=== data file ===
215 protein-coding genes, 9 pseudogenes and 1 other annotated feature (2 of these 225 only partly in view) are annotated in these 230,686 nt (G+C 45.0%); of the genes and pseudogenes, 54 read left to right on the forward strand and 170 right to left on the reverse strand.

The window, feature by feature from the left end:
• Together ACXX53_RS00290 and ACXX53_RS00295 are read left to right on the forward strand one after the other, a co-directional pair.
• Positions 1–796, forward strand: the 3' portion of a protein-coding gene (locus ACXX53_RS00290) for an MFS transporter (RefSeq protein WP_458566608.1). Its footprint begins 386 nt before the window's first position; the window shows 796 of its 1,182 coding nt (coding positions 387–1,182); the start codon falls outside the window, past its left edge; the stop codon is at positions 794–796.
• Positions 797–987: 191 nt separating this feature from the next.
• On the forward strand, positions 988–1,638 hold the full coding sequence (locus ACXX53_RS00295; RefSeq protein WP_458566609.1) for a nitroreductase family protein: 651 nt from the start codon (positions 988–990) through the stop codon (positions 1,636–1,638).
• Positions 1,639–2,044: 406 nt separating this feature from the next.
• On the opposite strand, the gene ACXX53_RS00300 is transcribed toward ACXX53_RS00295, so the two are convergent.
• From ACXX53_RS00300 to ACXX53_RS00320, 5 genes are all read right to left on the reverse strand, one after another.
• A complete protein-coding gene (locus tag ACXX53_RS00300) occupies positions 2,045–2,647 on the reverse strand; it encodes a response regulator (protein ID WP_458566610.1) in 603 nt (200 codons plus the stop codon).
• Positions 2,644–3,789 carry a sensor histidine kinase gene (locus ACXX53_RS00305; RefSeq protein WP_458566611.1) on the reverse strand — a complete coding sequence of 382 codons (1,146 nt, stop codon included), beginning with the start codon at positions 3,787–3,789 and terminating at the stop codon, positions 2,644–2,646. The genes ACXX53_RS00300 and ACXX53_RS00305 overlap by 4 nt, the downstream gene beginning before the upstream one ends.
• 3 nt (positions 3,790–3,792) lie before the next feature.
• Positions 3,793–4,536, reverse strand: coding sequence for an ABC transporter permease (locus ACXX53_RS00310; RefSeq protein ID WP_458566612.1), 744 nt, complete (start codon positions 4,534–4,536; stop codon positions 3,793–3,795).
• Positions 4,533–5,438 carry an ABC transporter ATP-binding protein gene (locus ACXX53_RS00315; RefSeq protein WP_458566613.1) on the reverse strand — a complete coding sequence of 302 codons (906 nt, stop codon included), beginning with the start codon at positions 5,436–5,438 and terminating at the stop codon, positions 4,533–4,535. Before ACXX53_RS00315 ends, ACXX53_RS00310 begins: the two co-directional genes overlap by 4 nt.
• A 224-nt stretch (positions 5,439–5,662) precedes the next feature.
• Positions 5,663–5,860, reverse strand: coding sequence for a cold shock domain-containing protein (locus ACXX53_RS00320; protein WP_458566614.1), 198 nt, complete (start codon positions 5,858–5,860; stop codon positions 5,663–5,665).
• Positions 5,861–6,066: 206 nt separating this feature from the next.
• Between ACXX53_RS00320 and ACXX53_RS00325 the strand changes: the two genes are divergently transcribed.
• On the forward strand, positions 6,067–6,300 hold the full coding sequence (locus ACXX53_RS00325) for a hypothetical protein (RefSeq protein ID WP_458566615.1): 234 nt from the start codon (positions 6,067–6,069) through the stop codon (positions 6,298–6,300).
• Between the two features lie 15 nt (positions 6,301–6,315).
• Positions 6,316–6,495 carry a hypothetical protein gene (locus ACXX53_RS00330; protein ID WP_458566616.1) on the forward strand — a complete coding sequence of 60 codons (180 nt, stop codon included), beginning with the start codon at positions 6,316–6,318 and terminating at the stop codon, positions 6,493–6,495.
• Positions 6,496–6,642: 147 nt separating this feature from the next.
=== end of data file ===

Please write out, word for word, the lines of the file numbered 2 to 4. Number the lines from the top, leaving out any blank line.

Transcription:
The window, feature by feature from the left end:
• Together ACXX53_RS00290 and ACXX53_RS00295 are read left to right on the forward strand one after the other, a co-directional pair.
• Positions 1–796, forward strand: the 3' portion of a protein-coding gene (locus ACXX53_RS00290) for an MFS transporter (RefSeq protein WP_458566608.1). Its footprint begins 386 nt before the window's first position; the window shows 796 of its 1,182 coding nt (coding positions 387–1,182); the start codon falls outside the window, past its left edge; the stop codon is at positions 794–796.